Each year, one of the traditions of the Japanese New Year is to pound rice into a fine flour, mochi. Pounding the rice, however, is no easy task. It tasks many family members, friends, and hours to get the task done. This tradition dates back to the Heian period (794-1185).
Mochi can be sweet, or it can be savory. Traditionally, the mochi made for the New Year is rolled into round white balls and stacked two cakes on top of one another along with an orange as an offering to the gods. Placed on a family altar, it was thought to bring good luck for the coming year.
It is also believed that the kami’s power resides in kagami mochi. To obtain the power of these deities during the New Year, people usually cook it in a soup called o-zoni. Another dish in which to cook it is a dessert called o-shiruko, a kind of soup made from sweet red beans.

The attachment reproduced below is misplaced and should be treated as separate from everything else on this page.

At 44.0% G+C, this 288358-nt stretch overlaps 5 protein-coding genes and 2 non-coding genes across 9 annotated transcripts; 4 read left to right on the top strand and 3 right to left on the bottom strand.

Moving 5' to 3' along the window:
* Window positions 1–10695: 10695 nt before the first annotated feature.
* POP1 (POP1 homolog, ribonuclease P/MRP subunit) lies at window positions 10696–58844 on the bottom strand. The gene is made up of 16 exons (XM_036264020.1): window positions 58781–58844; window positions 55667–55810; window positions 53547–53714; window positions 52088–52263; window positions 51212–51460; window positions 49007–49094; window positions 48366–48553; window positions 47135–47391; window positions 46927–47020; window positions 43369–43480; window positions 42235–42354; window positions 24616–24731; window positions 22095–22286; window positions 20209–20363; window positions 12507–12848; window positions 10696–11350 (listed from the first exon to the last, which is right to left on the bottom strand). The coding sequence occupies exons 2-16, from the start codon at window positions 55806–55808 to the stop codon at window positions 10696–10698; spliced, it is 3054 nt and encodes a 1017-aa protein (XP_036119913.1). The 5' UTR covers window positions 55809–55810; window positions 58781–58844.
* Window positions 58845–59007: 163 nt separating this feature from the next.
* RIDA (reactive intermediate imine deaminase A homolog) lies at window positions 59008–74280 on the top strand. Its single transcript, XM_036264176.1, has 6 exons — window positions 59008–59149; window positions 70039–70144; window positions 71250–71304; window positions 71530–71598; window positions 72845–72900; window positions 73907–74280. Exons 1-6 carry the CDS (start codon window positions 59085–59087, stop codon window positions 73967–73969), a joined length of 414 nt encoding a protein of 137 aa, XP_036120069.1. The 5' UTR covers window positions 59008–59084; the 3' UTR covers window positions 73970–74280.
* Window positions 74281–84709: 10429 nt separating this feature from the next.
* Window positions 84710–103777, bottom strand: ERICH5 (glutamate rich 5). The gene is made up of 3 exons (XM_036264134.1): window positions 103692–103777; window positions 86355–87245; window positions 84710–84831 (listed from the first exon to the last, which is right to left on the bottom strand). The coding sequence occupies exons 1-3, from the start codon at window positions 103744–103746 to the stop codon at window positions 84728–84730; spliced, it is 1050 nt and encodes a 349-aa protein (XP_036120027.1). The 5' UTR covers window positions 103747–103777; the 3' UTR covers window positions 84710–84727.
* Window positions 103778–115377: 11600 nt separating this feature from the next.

When preparing it for the soup, Japanese people do not use knives to cut the rice cakes but break them with wooden hammers. This procedure is called kagami biraki (“opening the mirror”)
If you want to try mochi without all of the work of the pounding, many grocery stores sell mochiko, which is the fine powder of mochi. I personally like to add pumpkin to my mochi to make a pie-like dessert for the holiday season.